We can't imagine life without our smart phones and apps. The downside is a proliferation of tech bros – a subset of tech workers who give their industry a bad name with each news report about entitled and jerky behavior.
Likewise, we rely heavily on prescription antibiotics for every sore throat and runny nose whether it's a bacterial infection or not. The downside is a proliferation of drug-resistant superbugs that threaten to kill 10 million people a year by mid-century, according to a recent British study.
What's the connection? Imagine if the tech bros redeemed themselves by saving us from the superbugs.
The Longitude Prize promises $15 million to anyone who can solve antibiotic resistance. And the prize money for this medical problem is being dangled in front of Silicon Valley software engineers.
Why? The reasoning is that breakthroughs happen more often when innovators from another field use a fresh approach on someone else's predicament.
“Thinking outside the box is not enough. You need to think in a different box if you're going to solve big problems,” said Naveen Jain, the U.S. advisor to the U.K.-based Longitude Prize. “Experts in one field are limited by their own knowledge. They have a solution in mind as soon as they hear the problem. Their literal thinking only results in slightly better, incremental solutions. A non-expert thinks abstractly and interdisciplinary, which can be disruptive.”
Consider the XPrize team that created a novel way to clean up oil spills.
“There was a tattoo parlor guy, a mechanic and a dentist. It sounds like the start of a bad joke,” said Jain, a Seattle-based entrepreneur who also serves on the XPrize board. “But they came up with something twice as good as anyone from the oil industry. The tattoo guy had the idea, his mechanic friend figured out the operation and their dentist knew about drilling.”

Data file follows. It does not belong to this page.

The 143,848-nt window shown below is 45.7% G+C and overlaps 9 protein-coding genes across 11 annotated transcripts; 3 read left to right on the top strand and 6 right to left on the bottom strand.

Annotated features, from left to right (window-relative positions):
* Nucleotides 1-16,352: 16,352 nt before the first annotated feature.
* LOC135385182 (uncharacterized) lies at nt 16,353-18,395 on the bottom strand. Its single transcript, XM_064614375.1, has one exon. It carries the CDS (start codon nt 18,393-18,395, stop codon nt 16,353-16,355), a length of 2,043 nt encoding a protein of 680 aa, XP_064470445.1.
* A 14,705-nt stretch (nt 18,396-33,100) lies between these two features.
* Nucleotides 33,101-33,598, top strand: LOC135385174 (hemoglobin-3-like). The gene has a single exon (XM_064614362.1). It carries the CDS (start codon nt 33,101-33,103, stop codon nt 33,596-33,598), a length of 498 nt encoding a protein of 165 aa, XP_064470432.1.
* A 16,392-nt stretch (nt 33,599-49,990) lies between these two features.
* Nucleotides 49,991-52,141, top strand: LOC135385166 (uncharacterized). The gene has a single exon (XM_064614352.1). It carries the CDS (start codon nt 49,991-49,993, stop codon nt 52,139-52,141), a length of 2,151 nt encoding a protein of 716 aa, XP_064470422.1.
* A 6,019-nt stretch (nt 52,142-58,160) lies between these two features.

The original Longitude Prize in 1714 offered big money for a way to measure longitude at sea. The British navy needed to safely navigate its global empire (latitude was easy, but longitude was vexing). While everyone expected an astronomer to win, a watchmaker solved the problem.
300 years later, the new Longitude Prize is also open to anyone with a winning idea. Today's top concern is antibiotic resistance because we're not doing enough to prevent a return to a pre-penicillin age.
Doctors continue to prescribe unnecessary antibiotics meant only for bacterial infections. Patients with viral infections don't like hearing all they need is rest, especially when they have to pay for the visit. That's why antibiotic prescriptions spike in the afternoon, according to the British study, when doctors are worn down by the day's demanding patients.
Antibiotics are also used as a crutch when bacterial and viral symptoms mimic each other and it's hard to tell the difference. So the Longitude Prize seeks to create a simple spit test that will determine on the spot if a bacteria or a virus is the cause of a patient's illness.
But why is the prize courting San Francisco's tech workers?
“If we can find a pattern in millions of samples of spit, then this is a software problem,” Jain said. “The answer might be in big data, genetics or nanotechnologies, which are all based in Silicon Valley.”
What about the bad press that paints tech workers as self-absorbed? Does Jain worry they won't care, or that millions of dollars in prize money is the wrong incentive?
“Jerks exist in every field. So do good people,” Jain said. “Incentive prizes are the best mechanism because you only give money when the problem is solved. Philanthropy should never be about giving money. It should be about solving problems.”
Joel Engardio lives west of Twin Peaks. Follow his blog at www.engardio.com. Email him at email@example.com.